How I did with my 2022 goals

My goal for 2022 (which I had completely forgotten about!) was to read mostly backlist books. In fact, I read 44.9% current-year releases, which means 55.1% older material – even if just 2021 or 2020 releases. This is actually higher than my 41.8% new releases last year, so it looks like I failed to live up to the letter of my resolution, but still happened to read well over half “older” books.

Once again, my initial goal for the new year will be to get through all my set-aside books and my review backlog shelf. After that … I’ll just read some books and hope to enjoy them.


The statistics

Fiction: 53.3%

Nonfiction: 33%

Poetry: 13.7%

(Fiction and nonfiction are usually just about equal for me; I’m surprised that fiction pulled well ahead this year. I read a bit less poetry this year than last.)


Female author: 72.3%

Male author: 23%

Nonbinary author: 1.7%

Multiple genders (anthologies): 3%

(I’ve been reading more and more by women each year, but this is the first time that female + nonbinary authors have outnumbered men by more than 3:1.)


BIPOC author: 20.7%

(The second time I have specifically tracked this figure. I’m pleased that it’s higher than last year’s 18.5%, but will continue to work towards 25% or more.)


Work in translation: 8.7%

(Better than last year’s 5%! But I’d still like to get closer to 10%.)


E-books: 26.3%

Print books: 73.7%

(The number of e-books has doubled since last year because of my increase in reviewing for Kirkus and Shelf Awareness, for which I exclusively read e-books.)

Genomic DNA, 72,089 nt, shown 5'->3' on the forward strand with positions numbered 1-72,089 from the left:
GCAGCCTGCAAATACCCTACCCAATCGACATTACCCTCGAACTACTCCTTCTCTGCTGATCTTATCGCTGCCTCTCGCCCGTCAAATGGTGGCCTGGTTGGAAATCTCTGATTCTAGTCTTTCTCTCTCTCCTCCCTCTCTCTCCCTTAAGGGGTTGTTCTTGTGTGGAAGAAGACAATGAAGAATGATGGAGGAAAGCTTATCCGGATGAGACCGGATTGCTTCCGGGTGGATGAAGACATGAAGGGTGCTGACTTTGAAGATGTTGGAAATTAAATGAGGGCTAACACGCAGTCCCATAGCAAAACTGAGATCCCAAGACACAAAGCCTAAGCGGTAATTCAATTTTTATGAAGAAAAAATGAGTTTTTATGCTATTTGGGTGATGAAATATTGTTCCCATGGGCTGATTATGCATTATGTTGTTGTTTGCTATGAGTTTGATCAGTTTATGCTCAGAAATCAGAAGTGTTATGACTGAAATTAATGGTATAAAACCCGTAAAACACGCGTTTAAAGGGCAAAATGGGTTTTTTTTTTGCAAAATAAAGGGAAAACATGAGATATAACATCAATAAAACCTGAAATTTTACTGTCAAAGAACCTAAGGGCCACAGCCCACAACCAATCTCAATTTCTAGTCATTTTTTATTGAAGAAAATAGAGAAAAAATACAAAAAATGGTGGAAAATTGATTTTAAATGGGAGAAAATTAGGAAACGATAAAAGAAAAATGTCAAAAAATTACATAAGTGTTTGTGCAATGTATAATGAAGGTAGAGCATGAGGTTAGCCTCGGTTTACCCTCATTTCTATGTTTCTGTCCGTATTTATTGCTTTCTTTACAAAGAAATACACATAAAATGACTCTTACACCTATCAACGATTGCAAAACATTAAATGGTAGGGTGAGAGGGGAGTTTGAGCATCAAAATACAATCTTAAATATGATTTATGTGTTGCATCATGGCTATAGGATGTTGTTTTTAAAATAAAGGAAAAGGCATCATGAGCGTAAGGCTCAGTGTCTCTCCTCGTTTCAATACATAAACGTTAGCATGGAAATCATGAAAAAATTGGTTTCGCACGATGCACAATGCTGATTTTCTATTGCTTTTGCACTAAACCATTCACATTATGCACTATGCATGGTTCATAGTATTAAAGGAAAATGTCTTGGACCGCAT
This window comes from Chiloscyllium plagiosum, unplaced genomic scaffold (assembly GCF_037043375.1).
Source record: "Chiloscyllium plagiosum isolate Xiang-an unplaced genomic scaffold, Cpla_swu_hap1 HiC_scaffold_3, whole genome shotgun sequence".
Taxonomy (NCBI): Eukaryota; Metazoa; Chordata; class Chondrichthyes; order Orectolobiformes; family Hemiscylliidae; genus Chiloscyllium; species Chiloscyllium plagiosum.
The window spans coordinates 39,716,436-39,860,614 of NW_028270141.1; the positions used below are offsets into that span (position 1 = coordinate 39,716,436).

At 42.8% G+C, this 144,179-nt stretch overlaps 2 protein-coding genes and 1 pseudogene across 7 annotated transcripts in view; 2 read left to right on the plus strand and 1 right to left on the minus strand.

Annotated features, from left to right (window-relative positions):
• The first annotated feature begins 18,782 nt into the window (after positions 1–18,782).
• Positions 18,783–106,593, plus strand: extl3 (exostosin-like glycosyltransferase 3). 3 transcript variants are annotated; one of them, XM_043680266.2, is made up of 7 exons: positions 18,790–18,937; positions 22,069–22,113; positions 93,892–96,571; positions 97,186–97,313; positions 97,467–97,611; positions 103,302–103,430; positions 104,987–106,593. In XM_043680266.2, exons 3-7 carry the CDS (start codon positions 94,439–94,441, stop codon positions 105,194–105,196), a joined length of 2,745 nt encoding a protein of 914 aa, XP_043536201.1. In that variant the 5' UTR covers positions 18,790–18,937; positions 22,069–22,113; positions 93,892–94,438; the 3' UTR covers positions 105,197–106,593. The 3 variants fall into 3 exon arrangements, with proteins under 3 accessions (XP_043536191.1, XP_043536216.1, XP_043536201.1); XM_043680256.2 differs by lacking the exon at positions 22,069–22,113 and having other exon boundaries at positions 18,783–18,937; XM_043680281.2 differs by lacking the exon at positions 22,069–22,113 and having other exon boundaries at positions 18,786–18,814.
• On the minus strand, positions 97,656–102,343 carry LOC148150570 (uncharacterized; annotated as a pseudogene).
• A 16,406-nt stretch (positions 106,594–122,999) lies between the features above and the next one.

Rereads: 12 (3.5%)

(The same number as last year, so one per month seems to be what I naturally gravitate towards. I have a whole shelf of books I’d love to reread, though, so I’d like it to be more like 2–3 a month.)



Where my books came from for the whole year, compared to last year:

  • Free print or e-copy from publisher: 42% (↑10.2%)
  • Public library: 30% (↑5.3%)
  • Downloaded from NetGalley or Edelweiss: 7% (↑1.1%)
  • Secondhand purchase: 6.7% (↓10.1%)
  • New purchase (sometimes) at a bargain price): 4.7% (↓0.9%)
  • Gifts: 4% (↑2%)
  • Free (giveaways, The Book Thing of Baltimore, the free mall bookshop, etc.): 2.6% (↓6.7%)
  • University library: 2.3% (↓1.5%)
  • Borrowed: 0.7% (↑0.7%)


Additional statistics courtesy of Goodreads:

67,899 pages read

Average book length: 225 pages

Average rating for 2022: 3.6


Happy new year!

Some 2022 Reading Superlatives

Longest book read this year: To Paradise by Hanya Yanagihara (720 pages)

Shortest book read this year: Everything’s Changing by Chelsea Stickle (37 pages)